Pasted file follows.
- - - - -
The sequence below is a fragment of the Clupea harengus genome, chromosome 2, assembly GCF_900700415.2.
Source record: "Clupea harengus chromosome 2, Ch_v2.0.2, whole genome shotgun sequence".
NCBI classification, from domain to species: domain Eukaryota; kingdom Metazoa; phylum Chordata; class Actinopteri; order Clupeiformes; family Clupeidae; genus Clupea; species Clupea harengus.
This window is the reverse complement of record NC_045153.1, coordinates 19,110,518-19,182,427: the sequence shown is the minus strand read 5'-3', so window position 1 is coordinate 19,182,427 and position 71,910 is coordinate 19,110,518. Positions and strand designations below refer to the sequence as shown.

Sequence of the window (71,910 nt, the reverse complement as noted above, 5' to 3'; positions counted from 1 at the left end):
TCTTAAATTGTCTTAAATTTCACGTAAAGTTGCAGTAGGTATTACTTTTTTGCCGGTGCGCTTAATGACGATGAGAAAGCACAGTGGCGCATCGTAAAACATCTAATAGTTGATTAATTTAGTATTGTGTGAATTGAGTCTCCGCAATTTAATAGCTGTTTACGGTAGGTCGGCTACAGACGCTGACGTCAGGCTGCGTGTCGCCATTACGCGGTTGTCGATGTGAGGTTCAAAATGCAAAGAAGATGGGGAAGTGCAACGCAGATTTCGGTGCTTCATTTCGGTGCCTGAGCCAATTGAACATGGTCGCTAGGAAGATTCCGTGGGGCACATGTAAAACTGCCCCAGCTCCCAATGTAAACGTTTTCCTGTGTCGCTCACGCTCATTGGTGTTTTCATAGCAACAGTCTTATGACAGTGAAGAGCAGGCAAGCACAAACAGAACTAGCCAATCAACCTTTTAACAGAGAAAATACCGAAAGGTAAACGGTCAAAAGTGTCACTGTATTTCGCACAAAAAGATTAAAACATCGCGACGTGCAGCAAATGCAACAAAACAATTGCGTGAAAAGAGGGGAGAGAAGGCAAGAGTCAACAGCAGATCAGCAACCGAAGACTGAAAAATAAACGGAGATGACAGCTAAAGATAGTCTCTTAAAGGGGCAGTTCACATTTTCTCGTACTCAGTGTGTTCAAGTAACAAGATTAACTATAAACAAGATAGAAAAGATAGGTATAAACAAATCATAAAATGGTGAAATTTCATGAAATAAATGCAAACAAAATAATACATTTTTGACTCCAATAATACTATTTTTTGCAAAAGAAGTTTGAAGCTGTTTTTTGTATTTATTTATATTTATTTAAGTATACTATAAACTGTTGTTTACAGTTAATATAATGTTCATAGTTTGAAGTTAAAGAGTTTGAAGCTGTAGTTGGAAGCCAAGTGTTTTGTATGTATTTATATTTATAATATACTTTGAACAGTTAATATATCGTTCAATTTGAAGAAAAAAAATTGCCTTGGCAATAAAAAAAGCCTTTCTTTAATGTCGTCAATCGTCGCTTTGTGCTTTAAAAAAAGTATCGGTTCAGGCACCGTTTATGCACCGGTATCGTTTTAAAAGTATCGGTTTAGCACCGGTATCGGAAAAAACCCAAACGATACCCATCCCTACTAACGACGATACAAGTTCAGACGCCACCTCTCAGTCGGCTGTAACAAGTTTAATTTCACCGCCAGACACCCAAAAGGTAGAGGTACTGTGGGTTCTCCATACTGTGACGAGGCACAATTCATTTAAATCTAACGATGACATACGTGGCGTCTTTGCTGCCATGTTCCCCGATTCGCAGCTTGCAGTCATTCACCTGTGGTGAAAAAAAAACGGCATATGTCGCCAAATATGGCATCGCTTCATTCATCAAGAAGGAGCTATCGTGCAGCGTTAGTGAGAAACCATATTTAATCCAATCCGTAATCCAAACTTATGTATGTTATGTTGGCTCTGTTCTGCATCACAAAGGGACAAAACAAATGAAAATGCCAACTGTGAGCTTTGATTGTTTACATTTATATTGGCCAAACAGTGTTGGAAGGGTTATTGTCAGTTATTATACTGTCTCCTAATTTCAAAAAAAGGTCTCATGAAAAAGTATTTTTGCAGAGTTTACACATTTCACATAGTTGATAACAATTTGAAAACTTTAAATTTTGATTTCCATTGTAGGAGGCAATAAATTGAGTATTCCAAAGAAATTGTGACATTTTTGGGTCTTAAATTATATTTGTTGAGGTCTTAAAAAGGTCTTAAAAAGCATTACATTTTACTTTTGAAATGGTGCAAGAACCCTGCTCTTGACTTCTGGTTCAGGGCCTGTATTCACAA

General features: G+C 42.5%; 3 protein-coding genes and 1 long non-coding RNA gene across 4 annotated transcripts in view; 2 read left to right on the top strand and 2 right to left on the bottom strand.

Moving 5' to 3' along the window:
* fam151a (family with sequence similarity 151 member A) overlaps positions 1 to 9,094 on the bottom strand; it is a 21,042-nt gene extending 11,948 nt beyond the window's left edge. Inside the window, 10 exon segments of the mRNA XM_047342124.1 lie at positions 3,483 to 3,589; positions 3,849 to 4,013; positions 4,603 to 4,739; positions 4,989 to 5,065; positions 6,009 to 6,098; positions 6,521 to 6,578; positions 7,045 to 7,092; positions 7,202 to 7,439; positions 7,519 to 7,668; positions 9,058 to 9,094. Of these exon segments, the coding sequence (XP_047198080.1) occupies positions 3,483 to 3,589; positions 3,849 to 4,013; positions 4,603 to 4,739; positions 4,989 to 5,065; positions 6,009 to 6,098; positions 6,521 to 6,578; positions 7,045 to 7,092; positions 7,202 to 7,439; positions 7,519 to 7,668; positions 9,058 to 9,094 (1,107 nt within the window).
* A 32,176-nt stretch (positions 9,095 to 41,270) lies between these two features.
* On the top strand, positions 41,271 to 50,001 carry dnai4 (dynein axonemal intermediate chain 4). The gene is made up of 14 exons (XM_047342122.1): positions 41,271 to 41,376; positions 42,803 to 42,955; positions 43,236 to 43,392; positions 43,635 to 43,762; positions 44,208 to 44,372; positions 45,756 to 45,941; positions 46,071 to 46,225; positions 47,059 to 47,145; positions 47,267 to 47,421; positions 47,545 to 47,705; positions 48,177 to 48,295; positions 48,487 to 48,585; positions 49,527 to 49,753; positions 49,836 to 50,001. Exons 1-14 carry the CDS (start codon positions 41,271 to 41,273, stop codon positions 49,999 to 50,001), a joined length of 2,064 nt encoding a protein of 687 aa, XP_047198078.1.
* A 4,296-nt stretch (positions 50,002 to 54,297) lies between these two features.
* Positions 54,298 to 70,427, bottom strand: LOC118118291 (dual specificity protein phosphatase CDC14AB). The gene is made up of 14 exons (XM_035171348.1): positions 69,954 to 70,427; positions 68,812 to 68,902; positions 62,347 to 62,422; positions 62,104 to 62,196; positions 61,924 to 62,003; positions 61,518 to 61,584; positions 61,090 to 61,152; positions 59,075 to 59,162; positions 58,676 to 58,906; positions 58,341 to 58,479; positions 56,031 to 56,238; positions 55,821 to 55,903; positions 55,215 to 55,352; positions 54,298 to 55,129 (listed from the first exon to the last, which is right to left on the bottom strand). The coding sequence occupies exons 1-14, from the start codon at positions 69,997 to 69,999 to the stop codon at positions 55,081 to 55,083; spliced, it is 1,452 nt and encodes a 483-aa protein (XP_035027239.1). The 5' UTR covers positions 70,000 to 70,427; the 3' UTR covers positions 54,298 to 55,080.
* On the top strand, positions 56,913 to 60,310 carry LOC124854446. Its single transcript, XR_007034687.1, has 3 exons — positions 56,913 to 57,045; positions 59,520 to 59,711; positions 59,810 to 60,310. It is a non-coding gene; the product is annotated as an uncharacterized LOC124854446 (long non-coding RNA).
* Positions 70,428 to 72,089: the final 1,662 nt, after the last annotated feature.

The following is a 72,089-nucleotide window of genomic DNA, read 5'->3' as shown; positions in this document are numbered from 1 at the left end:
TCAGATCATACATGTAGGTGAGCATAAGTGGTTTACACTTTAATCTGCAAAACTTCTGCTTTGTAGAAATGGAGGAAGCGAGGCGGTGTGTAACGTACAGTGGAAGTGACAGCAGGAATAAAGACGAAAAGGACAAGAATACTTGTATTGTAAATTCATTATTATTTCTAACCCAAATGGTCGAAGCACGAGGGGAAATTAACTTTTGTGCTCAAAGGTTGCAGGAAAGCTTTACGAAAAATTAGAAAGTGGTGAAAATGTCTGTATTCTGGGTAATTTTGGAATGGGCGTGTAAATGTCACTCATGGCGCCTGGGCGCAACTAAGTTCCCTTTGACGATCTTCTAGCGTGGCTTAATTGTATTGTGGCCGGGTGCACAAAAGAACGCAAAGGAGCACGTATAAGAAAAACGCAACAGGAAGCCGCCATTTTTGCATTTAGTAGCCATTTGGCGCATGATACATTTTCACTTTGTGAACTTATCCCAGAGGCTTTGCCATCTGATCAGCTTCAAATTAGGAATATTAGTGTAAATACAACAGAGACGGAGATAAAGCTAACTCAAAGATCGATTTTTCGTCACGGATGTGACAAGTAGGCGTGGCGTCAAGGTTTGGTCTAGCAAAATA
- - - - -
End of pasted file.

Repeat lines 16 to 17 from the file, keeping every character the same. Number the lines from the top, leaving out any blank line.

The following is a 72,089-nucleotide window of genomic DNA, read 5'->3' as shown; positions in this document are numbered from 1 at the left end:
TCAGATCATACATGTAGGTGAGCATAAGTGGTTTACACTTTAATCTGCAAAACTTCTGCTTTGTAGAAATGGAGGAAGCGAGGCGGTGTGTAACGTACAGTGGAAGTGACAGCAGGAATAAAGACGAAAAGGACAAGAATACTTGTATTGTAAATTCATTATTATTTCTAACCCAAATGGTCGAAGCACGAGGGGAAATTAACTTTTGTGCTCAAAGGTTGCAGGAAAGCTTTACGAAAAATTAGAAAGTGGTGAAAATGTCTGTATTCTGGGTAATTTTGGAATGGGCGTGTAAATGTCACTCATGGCGCCTGGGCGCAACTAAGTTCCCTTTGACGATCTTCTAGCGTGGCTTAATTGTATTGTGGCCGGGTGCACAAAAGAACGCAAAGGAGCACGTATAAGAAAAACGCAACAGGAAGCCGCCATTTTTGCATTTAGTAGCCATTTGGCGCATGATACATTTTCACTTTGTGAACTTATCCCAGAGGCTTTGCCATCTGATCAGCTTCAAATTAGGAATATTAGTGTAAATACAACAGAGACGGAGATAAAGCTAACTCAAAGATCGATTTTTCGTCACGGATGTGACAAGTAGGCGTGGCGTCAAGGTTTGGTCTAGCAAAATA